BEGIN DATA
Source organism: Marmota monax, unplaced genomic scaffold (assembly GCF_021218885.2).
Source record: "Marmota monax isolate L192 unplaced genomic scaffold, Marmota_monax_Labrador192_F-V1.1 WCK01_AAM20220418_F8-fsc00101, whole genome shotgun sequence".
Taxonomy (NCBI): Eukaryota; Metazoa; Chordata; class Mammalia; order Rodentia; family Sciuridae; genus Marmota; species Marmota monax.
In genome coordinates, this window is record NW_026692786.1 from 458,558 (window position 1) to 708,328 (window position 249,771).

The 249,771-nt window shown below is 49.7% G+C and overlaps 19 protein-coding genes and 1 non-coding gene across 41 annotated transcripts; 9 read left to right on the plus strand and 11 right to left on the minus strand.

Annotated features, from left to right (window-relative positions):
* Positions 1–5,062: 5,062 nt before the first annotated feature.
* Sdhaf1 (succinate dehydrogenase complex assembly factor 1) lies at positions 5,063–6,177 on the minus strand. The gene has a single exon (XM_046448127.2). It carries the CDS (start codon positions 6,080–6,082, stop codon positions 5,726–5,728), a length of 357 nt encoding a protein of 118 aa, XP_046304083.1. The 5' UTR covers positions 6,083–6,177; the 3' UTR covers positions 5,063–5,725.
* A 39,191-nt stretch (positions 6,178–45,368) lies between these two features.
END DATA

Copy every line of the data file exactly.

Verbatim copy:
Source organism: Marmota monax, unplaced genomic scaffold (assembly GCF_021218885.2).
Source record: "Marmota monax isolate L192 unplaced genomic scaffold, Marmota_monax_Labrador192_F-V1.1 WCK01_AAM20220418_F8-fsc00101, whole genome shotgun sequence".
Taxonomy (NCBI): Eukaryota; Metazoa; Chordata; class Mammalia; order Rodentia; family Sciuridae; genus Marmota; species Marmota monax.
In genome coordinates, this window is record NW_026692786.1 from 458,558 (window position 1) to 708,328 (window position 249,771).

The 249,771-nt window shown below is 49.7% G+C and overlaps 19 protein-coding genes and 1 non-coding gene across 41 annotated transcripts; 9 read left to right on the plus strand and 11 right to left on the minus strand.

Annotated features, from left to right (window-relative positions):
* Positions 1–5,062: 5,062 nt before the first annotated feature.
* Sdhaf1 (succinate dehydrogenase complex assembly factor 1) lies at positions 5,063–6,177 on the minus strand. The gene has a single exon (XM_046448127.2). It carries the CDS (start codon positions 6,080–6,082, stop codon positions 5,726–5,728), a length of 357 nt encoding a protein of 118 aa, XP_046304083.1. The 5' UTR covers positions 6,083–6,177; the 3' UTR covers positions 5,063–5,725.
* A 39,191-nt stretch (positions 6,178–45,368) lies between these two features.